Removing Barriers Blog

Unpacking the CUNA/League Effort to Secure Flexibility for Pandemic-Induced PCA Challenges
Posted April 08, 2021 by CUNA Advocacy

By Ryan Donovan, Chief Advocacy Officer 

For the last 13 months, CUNA/League advocacy has been focused on ensuring that policy supported credit union member service during and after the COVID-19 pandemic, and we saw success in many areas including provisions related to troubled debt restructuring, expanded CLF authorities, and authorizing credit unions to lend through the Paycheck Protection Program.  These efforts garnered a great deal of the headline exposure over the last year, and they have had significant impact on credit unions’ ability to improve their members financial well-being during this unprecedented crisis. 

But there were several efforts which didn’t get as much attention, like the work CUNA and the Leagues have done together, largely behind the scenes, to encourage NCUA to provide flexibility for credit unions impacted by pandemic related growth. 

COVID-19 Economic Impact Put Downward Pressure on Credit Union Capital 
We all know that the economic consequences of the pandemic have had an impact on credit unions and their members, and there is significant anxiety that the downward pressure on credit union capital will continue into 2021. 

In 2020, 95% of credit unions reported asset increases; the median asset growth for all credit unions was 14.3% during the year. 91% of credit unions reported a decline in their net worth ratio; the median decline was 108 basis points. The median credit union net worth ratio nationally fell from 12.0% to 10.9%.  Even still, 99.3% of credit union assets remain in credit unions with net worth above 7% at the end of 2020, which is nearly unchanged from the 99.7% level at the start of the year.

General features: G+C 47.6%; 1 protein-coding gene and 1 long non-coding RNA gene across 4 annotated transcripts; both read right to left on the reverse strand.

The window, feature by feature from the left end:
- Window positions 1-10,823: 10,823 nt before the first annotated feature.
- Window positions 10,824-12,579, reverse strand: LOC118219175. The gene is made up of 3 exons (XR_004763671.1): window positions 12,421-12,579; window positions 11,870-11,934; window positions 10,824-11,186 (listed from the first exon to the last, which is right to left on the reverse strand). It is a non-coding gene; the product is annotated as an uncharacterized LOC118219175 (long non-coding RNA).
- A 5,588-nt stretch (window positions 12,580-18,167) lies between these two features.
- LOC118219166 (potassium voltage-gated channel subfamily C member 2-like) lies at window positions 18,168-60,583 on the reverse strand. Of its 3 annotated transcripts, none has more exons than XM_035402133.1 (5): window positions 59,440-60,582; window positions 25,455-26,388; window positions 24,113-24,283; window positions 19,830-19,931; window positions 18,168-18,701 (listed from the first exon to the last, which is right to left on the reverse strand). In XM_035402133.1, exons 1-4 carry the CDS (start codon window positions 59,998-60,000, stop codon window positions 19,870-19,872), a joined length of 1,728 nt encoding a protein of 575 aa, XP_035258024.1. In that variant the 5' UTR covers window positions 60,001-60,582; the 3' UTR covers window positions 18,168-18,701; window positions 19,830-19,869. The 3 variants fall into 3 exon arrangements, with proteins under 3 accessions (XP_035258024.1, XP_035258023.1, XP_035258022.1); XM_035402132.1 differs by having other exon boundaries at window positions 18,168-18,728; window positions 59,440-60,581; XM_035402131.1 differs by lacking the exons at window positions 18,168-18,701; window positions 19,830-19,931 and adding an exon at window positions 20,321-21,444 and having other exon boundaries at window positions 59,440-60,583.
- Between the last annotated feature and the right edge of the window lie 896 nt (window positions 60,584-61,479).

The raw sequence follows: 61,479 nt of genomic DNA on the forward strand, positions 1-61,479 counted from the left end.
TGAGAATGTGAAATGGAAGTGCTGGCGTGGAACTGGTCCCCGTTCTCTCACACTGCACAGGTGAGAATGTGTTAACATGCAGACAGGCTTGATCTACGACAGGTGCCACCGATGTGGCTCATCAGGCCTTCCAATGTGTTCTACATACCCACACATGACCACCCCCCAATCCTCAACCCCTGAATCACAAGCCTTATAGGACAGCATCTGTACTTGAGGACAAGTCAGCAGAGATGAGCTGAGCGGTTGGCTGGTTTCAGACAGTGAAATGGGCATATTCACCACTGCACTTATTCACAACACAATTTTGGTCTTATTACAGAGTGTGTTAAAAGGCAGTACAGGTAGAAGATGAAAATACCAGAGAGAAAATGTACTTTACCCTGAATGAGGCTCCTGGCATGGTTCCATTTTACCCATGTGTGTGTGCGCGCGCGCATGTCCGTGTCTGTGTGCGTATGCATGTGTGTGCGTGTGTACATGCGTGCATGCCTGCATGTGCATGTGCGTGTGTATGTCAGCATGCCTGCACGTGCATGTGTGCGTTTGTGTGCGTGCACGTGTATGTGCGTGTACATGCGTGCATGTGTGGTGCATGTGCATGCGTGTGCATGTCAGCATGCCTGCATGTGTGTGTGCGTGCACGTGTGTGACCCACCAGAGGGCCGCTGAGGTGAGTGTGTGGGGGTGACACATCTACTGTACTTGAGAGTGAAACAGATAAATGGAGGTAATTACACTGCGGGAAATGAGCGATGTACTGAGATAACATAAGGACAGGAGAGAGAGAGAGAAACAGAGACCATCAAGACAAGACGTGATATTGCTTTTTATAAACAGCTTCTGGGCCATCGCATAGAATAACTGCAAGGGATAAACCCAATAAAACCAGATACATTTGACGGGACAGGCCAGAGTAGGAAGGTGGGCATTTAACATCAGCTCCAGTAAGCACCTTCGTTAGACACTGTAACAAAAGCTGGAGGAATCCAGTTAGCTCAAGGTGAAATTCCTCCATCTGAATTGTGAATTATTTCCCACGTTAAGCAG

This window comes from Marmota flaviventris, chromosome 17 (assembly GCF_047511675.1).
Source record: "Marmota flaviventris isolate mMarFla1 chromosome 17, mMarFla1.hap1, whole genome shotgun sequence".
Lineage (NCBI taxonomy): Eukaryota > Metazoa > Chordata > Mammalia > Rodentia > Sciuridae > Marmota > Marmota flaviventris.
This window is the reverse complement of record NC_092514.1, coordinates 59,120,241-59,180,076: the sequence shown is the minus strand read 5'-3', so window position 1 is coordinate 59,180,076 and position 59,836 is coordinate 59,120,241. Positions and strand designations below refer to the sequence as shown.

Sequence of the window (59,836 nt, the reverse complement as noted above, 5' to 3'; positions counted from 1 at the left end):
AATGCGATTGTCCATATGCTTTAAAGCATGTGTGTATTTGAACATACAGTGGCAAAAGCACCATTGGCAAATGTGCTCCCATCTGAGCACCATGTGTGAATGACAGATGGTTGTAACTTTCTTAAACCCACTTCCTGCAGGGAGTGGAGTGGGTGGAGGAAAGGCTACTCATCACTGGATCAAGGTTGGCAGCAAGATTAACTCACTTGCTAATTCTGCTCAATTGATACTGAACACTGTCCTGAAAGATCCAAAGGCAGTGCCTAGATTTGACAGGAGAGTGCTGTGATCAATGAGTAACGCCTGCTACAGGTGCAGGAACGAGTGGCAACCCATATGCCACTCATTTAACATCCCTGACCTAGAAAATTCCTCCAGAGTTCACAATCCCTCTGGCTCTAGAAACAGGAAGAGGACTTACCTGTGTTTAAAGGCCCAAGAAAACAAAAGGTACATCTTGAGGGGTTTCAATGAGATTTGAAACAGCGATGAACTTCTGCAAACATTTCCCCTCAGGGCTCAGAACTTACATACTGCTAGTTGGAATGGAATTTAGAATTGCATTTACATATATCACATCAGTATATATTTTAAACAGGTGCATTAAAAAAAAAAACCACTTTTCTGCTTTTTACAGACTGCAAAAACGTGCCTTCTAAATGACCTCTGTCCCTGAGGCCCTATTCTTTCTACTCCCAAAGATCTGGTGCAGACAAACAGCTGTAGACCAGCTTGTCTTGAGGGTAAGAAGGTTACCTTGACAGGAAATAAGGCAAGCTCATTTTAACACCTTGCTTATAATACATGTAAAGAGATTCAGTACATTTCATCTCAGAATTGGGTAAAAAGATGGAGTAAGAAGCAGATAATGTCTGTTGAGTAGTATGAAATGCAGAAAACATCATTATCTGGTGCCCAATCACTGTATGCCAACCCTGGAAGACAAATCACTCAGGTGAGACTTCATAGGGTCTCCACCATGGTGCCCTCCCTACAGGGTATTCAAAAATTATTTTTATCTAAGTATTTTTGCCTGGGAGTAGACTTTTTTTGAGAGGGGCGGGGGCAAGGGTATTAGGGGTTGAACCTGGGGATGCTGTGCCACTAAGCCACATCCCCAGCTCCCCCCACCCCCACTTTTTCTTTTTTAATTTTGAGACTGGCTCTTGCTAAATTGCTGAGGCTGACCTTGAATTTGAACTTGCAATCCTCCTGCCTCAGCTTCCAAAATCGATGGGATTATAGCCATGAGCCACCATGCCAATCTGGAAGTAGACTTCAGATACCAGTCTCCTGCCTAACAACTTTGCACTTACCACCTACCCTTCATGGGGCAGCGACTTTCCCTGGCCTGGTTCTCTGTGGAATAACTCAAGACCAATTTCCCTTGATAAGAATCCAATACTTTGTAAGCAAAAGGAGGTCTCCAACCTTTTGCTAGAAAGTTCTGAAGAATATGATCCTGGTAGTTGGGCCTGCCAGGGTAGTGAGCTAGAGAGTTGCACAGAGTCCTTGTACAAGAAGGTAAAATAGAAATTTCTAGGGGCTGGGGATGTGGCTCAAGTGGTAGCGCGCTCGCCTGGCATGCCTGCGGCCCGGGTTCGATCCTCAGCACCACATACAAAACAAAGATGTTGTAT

NCUA Provided Temporary Relief, but Allowed it to Expire 
Even though the number of credit unions that have dropped below 7% remains extraordinarily small, the adverse impact of the crisis on credit union financials speak clearly to the need to advocate for flexibility related to prompt corrective action requirements.  We have known this was possible from the beginning of the crisis, which is why, CUNA and the leagues have engaged NCUA and Congress to encourage as much flexibility as possible for otherwise healthy credit unions approaching 7% net worth as a direct result of the pandemic. These efforts included countless meetings conducted with NCUA and Hill staff, at least six letters to the agency and the Hill, and the development of a potential legislative remedy. 

As a result of our efforts, in May 2020, NCUA also approved an interim final rule that provided relief related to PCA by: (1) permitting the NCUA Board to temporarily waive the earnings retention requirement for adequately capitalized credit unions, and (2) allowing certain credit unions to submit simplified net worth restoration plans.  

In July 2020, NCUA updated supervisory guidance issued that reflected the economic conditions resulting from the COVID-19 pandemic. The revised priorities directed NCUA staff to focus examination activities on areas posing elevated risk to the credit union industry and the National Credit Union Share Insurance Fund given the disrupted environment. Further, the guidance suggested staff provide credit unions flexibility where appropriate during routine examinations.